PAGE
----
- WebCafé home
- Newly Diagnosed
- Treatment Options
- Non-Invasive blc
- Invasive bladder cancer
- Upper tract TCC
- Metastatic cancer
- Clinical trials
- Survival Guides
- Resources USA & Canada
- Resources Europe
- Clinical trials
- Alternative medicine
- Financial help
- About Us
|Women and Bladder Cancer|
Consider the following information:
It is estimated that 12,400 Americans will die of bladder cancer in 2001. Females are approximately twice as likely as males to die from the disease. A greater percentage of females are diagnosed at more advanced stages than men, which may contribute to the higher case mortality rate in women.In addition to relative delays in diagnoses among women, other factors contributing to the higher death rate may include the higher portion of nontransitional cell cancer histologies (rare cell types) that occur in women, i.e.: adenocarcinoma, small cell carcinoma, squamous cell carcinoma; the relative thinness of the elderly adult female bladder (perhaps permitting more rapid extravesical spread); possible differences in the relative proportion of higher grade transitional cell carcinomas between men and women; and the older median age at presentation in women than men.2
Experts from the Departments of Urology and Pathology, University of Miami, recently published an article which has caught the attention of women with bladder cancer:
"We reviewed our radical cystectomy series to determine whether the majority of patients present with muscle invasive bladder cancer. The records of 184 radical cystectomies performed by 1 surgeon from 1992 to 1999 were reviewed, and all slides of presenting pathology were reviewed by 1 pathologist.... Women were more likely to be diagnosed with muscle invasion primarily than men (85.2% and 50.7%, respectively)...We support the suggestion that therapeutic gains might follow from improved education regarding the signs and symptoms associated with bladder cancer, with enhanced focus on women and consideration of screening methods for those at high risk for bladder cancer."3
Women smokers may face higher bladder cancer risk.
A similar study conducted in Europe concluded that the risk of bladder cancer increased with the duration of smoking, ranging from approximately a two-fold increased risk for a duration of less than 10 years to over a four-fold increased risk for a duration of greater than 40 years. An immediate decrease in risk of bladder cancer was observed for those who gave up smoking. This decrease was over 30% in the immediate 1-4 years after cessation.5
When women and men smoke at comparably high levels, women’s bladder cancer risk is 30 to 50 percent higher. Society for Women’s Health Research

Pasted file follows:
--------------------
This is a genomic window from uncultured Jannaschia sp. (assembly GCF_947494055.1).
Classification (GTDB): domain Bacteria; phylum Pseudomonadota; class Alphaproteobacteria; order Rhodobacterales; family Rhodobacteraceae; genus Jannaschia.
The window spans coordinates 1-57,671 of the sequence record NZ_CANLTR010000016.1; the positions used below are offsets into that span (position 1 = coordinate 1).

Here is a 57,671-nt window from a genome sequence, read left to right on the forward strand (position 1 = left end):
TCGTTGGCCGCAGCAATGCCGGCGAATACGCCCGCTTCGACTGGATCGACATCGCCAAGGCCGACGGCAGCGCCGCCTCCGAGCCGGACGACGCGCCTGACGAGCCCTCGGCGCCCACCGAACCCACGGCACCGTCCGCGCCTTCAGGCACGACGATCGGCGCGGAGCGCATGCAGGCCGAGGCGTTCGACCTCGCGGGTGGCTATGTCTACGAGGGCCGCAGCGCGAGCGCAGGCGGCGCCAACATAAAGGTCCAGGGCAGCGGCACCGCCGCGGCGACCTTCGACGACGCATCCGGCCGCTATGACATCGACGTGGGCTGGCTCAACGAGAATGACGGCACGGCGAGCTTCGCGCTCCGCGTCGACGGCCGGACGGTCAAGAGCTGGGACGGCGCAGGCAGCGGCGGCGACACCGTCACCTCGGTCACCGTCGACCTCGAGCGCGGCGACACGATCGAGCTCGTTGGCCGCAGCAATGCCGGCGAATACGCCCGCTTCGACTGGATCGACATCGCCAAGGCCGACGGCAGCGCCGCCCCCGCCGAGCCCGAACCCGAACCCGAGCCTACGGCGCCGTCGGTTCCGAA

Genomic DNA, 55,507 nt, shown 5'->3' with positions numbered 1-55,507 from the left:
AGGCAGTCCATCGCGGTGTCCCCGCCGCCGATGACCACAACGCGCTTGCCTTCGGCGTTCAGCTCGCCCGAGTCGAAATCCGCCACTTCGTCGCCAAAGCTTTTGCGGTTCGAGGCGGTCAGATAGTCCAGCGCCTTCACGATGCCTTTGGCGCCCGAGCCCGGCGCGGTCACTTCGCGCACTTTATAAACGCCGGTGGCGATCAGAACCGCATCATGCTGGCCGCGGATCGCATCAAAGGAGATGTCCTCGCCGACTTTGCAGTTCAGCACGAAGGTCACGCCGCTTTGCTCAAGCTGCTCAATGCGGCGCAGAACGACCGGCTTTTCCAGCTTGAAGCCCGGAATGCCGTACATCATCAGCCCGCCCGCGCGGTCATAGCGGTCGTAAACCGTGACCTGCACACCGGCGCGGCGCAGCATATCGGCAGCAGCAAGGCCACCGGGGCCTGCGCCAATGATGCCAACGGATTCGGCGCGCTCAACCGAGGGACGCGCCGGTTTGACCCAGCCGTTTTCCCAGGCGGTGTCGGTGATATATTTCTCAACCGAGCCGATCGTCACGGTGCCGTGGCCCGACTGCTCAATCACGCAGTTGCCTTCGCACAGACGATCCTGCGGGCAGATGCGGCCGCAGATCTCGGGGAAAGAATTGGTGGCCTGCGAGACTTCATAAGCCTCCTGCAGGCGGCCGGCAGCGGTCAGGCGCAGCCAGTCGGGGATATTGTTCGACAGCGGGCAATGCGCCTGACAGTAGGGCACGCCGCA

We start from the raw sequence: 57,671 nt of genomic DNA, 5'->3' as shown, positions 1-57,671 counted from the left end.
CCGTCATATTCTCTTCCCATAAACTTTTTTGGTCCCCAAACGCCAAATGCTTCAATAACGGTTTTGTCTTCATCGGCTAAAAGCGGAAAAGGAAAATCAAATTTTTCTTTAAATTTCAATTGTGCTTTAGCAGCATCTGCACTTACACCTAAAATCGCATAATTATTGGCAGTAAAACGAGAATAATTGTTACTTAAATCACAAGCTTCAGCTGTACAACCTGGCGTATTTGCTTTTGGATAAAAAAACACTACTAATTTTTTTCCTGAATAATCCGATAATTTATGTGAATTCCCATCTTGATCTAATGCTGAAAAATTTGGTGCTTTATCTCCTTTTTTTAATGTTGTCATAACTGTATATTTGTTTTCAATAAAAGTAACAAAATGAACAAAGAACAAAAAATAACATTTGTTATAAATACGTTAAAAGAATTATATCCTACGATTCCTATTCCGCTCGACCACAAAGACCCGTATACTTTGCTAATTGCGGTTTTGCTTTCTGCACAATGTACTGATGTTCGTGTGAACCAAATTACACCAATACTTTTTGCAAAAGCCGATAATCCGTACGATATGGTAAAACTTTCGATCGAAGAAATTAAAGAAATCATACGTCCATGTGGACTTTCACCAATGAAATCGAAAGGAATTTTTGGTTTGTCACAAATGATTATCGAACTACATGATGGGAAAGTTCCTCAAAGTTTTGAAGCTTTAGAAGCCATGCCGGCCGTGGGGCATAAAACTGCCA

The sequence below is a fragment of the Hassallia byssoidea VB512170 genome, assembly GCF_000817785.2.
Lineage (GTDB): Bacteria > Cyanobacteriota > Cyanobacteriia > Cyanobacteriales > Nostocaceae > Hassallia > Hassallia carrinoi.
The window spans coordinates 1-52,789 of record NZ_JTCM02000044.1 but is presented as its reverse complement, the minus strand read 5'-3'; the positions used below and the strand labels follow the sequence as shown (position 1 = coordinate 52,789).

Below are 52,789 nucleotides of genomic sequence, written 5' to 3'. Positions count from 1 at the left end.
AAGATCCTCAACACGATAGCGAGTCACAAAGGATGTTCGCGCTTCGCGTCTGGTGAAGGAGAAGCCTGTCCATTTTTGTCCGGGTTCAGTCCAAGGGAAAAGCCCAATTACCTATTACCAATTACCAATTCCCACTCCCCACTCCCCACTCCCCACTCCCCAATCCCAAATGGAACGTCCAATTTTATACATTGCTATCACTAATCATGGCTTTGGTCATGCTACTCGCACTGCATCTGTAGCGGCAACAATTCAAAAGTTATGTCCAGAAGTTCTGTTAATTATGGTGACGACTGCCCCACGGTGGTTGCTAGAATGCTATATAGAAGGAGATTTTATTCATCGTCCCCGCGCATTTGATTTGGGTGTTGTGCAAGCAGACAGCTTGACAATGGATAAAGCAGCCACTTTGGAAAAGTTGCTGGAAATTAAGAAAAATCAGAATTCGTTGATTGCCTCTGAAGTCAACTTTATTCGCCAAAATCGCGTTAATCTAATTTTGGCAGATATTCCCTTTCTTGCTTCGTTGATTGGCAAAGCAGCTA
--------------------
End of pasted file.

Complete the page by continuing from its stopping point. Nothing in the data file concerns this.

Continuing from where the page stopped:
Alarming rise' in female bladder cancer seen in UK
Use of Hair Dye increases risk of bladder cancer
Water nitrates increase risk of bladder cancer in women.
The National Cancer Institute has come to the following conclusion in it's report: Bladder Cancer Screening: "There is insufficient evidence to determine whether a decrease in mortality from bladder cancer occurs with hematuria testing, urinary cytology testing, or a variety of other tests on exfoliated urinary cells or other urinary substances."2
In other words, it isn't considered cost effective (will it save lives in the long run) to check for cancer when blood in the urine is first detected.
Blood in the urine may have many different causes, but the possibility of bladder cancer should not be ignored, no matter the age or sex of someone presenting with symptoms. All people who have visible blood in the urine should be considered to have bladder cancer until proven otherwise. Because hematuria can come and go, a negative result on urinalysis cannot exclude the diagnosis of bladder cancer.8
After factoring in age and smoking, data has shown that the likelihood of developing bladder cancer may go up as a woman's age at menopause goes down. The odds of bladder cancer were 32 percent higher for women who reached menopause between 43 and 47 years, compared with women who reached menopause at age 48 or later. The risk was 60 percent higher for women who were menopausal at 42 or younger. These associations were the same whether menopause occurred naturally or as a result of surgery. The chances of developing bladder cancer were not linked to any other reproductive factor, including age when periods began, age at first birth, number of births, hormone replacement therapy use, infertility, fibroids, ovarian cysts or endometriosis.
In addition, women with a history of bilateral oophorectomy had an increased risk of bladder cancer compared with those who did not undergo bilateral oophorectomy
It has been suggested that the drop in estrogen after menopause "could lead to an increased number of urinary tract infections associated with bladder cancer," researcher Dr. A.E. Prizment reported. "This may explain why we observed associations between bladder cancer and only those reproductive factors which were related to menopause."
However, Prizment added: "It is too early to make any definite conclusions since the biological mechanism of this association is unclear."9
1. PRIORITIES OF THE KIDNEY/BLADDER CANCERS PROGRESS REVIEW GROUP National Cancer Institute http://prg.nci.nih.gov/kidney/finalreport.html
|Last Updated ( Sunday, 16 November 2008 )|